Flickr photo by elainevigneault
You don’t train beagles, they train you. Once a month, certain wayward males flee on two-day no-look-back female dog hunts. For the first year of Ben’s monthly disappearing act, my family panicked, roaming the neighborhood day and night, calling his name and interviewing people walking their dogs (on a leash?). As the years passed, a pattern emerged. He always came back, albeit exhausted, to collapse on the kitchen floor for a world record nap. Soon after, Ben would turn back into an enviable pet—nobody could pass him without stooping to share love.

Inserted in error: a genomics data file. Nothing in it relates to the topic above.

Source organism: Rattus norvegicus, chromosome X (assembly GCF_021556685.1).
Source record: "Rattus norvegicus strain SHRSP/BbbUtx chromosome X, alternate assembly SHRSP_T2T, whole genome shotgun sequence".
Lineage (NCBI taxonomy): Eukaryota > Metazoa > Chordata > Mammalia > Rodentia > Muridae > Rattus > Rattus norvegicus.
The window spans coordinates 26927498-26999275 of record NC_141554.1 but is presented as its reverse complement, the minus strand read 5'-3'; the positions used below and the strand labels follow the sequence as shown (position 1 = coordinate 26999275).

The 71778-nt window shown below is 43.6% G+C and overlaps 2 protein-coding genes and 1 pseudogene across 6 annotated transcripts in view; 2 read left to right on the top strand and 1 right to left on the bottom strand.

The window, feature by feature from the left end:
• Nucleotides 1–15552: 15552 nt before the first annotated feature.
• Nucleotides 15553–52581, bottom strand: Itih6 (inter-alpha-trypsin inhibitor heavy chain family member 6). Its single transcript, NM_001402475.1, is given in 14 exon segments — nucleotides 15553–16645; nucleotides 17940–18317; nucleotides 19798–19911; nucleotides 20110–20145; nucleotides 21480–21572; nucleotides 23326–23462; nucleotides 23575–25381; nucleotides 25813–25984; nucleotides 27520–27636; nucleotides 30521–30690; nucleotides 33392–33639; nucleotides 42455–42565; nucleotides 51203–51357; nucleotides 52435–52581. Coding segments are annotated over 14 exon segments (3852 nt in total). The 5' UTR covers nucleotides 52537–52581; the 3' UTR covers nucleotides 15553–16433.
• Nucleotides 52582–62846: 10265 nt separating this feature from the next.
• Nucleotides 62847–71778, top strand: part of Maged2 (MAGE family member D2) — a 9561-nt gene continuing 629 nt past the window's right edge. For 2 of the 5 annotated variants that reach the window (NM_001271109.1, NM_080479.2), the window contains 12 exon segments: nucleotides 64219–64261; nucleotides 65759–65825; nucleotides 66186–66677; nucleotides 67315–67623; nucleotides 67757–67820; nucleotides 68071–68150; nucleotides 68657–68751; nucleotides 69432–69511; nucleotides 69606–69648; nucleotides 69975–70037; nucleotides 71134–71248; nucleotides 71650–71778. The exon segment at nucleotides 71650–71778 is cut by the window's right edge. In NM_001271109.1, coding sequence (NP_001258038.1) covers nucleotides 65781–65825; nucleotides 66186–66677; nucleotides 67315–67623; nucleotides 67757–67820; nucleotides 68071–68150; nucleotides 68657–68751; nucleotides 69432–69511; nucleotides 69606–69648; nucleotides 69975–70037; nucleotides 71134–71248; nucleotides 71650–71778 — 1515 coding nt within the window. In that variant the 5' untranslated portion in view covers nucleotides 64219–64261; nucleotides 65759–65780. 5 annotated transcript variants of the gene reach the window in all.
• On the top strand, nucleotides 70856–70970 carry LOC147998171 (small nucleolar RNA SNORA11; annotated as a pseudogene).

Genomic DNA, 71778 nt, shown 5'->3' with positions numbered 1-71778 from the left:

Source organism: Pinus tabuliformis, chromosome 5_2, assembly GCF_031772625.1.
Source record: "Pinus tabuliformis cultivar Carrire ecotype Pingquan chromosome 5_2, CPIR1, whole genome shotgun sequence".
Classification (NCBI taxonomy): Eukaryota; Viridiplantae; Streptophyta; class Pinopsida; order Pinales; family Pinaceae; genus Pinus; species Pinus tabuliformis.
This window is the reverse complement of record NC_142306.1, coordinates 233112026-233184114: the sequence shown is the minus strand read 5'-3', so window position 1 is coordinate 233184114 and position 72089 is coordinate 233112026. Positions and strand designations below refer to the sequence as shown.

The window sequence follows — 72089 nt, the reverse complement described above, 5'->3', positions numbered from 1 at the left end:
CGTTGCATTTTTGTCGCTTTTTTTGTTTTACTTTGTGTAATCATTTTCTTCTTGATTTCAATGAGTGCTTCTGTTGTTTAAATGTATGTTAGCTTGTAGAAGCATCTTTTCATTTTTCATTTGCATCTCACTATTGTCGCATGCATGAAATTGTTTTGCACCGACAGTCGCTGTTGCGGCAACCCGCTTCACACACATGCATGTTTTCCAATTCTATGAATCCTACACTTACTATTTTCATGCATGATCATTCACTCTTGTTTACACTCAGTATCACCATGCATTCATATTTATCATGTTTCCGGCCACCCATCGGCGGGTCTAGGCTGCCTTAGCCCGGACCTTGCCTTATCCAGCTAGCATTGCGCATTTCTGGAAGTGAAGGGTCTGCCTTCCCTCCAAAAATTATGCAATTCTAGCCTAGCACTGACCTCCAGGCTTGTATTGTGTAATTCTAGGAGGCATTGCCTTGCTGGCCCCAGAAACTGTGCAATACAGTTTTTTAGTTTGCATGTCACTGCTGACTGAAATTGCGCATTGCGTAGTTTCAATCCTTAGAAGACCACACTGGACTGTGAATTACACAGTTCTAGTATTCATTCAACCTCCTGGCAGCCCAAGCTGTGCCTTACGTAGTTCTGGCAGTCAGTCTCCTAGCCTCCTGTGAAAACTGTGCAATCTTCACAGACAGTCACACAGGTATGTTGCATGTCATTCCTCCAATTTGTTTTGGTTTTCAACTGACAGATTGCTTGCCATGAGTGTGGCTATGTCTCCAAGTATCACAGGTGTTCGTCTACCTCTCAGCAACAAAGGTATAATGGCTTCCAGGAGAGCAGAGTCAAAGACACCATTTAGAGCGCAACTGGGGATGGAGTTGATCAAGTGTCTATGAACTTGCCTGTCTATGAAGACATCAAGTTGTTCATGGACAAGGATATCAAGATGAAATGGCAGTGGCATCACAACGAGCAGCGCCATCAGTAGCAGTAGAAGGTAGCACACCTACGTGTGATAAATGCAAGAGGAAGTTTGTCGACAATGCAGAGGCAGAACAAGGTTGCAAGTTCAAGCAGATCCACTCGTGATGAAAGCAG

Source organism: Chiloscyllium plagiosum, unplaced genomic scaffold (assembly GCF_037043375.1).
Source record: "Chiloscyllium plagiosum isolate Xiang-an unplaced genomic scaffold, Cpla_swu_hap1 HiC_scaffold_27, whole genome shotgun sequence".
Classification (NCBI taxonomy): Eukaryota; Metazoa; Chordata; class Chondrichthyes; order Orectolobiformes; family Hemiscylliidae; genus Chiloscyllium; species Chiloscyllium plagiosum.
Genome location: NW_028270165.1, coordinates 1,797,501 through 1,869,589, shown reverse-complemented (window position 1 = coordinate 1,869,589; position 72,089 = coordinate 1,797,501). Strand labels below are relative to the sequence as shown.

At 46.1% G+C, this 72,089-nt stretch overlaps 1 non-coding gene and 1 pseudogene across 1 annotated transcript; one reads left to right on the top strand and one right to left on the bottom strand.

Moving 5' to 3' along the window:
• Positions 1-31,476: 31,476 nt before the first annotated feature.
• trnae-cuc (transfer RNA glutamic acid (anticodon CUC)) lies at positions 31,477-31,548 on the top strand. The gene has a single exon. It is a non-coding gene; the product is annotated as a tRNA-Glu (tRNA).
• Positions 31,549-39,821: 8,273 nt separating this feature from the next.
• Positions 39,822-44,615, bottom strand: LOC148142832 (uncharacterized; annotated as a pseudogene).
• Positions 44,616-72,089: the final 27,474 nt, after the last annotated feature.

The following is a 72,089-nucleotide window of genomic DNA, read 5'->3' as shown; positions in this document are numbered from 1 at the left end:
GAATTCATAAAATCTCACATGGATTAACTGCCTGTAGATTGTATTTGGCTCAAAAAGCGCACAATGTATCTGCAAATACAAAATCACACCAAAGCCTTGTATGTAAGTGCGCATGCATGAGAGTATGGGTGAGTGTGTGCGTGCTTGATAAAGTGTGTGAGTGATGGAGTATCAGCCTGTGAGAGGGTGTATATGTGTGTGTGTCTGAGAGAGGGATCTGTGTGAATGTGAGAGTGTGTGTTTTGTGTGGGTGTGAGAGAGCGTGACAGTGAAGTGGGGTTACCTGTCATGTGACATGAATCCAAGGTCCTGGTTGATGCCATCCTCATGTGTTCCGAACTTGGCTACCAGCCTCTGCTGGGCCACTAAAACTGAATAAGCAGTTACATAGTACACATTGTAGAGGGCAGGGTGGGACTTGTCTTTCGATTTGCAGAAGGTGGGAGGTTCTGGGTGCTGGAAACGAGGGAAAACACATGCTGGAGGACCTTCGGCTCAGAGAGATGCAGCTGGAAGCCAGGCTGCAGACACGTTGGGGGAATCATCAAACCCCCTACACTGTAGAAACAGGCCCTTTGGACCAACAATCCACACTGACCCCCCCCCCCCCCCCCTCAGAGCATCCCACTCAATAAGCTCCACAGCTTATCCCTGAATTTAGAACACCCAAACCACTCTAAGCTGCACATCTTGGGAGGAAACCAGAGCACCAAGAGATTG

When it was announced in 2008 that a beagle won the Westminster Dog Show for the first time since 1939, I sensed the universe sharing my enthusiasm.
Ben also helped me understand how standard education sometimes backfires. Ben, in fenced-in yard mode, occasionally refused to come into the house upon request. Training him to come inside for a treat soon flopped because he figured out that rushing back outside again created another treat cycle. Improvisation has its rewards.
A Buddhist kōan is an anecdote, question, or statement that typically eludes rational understanding but is within reach of intuition. Kōan traditions try to shock the mind into awareness. In the Zen novel The Dharma Bums, Jack Kerouac asks, “Does a dog have Buddha nature or not?” … “Woof”.
Bruce Northam is the author of Globetrotter Dogma. See his travel video series at American Detour.com